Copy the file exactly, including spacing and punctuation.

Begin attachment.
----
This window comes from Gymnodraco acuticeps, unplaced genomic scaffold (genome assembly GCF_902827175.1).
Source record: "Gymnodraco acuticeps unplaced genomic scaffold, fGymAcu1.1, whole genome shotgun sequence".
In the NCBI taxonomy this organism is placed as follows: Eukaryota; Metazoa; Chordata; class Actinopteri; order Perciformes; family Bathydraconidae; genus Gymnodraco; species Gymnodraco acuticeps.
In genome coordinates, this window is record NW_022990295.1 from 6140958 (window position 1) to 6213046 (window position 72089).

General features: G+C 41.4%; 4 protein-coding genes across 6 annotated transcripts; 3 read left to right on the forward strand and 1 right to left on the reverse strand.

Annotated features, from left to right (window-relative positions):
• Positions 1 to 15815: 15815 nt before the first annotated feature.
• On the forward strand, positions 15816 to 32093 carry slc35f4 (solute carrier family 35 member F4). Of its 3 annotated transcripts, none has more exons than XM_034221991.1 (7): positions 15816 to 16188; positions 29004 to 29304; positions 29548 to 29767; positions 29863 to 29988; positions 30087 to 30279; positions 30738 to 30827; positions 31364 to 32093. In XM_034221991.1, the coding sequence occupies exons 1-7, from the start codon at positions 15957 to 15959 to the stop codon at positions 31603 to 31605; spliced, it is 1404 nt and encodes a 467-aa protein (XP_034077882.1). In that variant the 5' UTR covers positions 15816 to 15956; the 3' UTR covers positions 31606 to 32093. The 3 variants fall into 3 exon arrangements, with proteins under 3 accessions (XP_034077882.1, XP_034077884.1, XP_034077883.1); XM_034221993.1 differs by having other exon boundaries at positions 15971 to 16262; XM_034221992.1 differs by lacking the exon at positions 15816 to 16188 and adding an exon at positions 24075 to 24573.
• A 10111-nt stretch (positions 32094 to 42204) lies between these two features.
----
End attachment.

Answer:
This window comes from Gymnodraco acuticeps, unplaced genomic scaffold (genome assembly GCF_902827175.1).
Source record: "Gymnodraco acuticeps unplaced genomic scaffold, fGymAcu1.1, whole genome shotgun sequence".
In the NCBI taxonomy this organism is placed as follows: Eukaryota; Metazoa; Chordata; class Actinopteri; order Perciformes; family Bathydraconidae; genus Gymnodraco; species Gymnodraco acuticeps.
In genome coordinates, this window is record NW_022990295.1 from 6140958 (window position 1) to 6213046 (window position 72089).

General features: G+C 41.4%; 4 protein-coding genes across 6 annotated transcripts; 3 read left to right on the forward strand and 1 right to left on the reverse strand.

Annotated features, from left to right (window-relative positions):
• Positions 1 to 15815: 15815 nt before the first annotated feature.
• On the forward strand, positions 15816 to 32093 carry slc35f4 (solute carrier family 35 member F4). Of its 3 annotated transcripts, none has more exons than XM_034221991.1 (7): positions 15816 to 16188; positions 29004 to 29304; positions 29548 to 29767; positions 29863 to 29988; positions 30087 to 30279; positions 30738 to 30827; positions 31364 to 32093. In XM_034221991.1, the coding sequence occupies exons 1-7, from the start codon at positions 15957 to 15959 to the stop codon at positions 31603 to 31605; spliced, it is 1404 nt and encodes a 467-aa protein (XP_034077882.1). In that variant the 5' UTR covers positions 15816 to 15956; the 3' UTR covers positions 31606 to 32093. The 3 variants fall into 3 exon arrangements, with proteins under 3 accessions (XP_034077882.1, XP_034077884.1, XP_034077883.1); XM_034221993.1 differs by having other exon boundaries at positions 15971 to 16262; XM_034221992.1 differs by lacking the exon at positions 15816 to 16188 and adding an exon at positions 24075 to 24573.
• A 10111-nt stretch (positions 32094 to 42204) lies between these two features.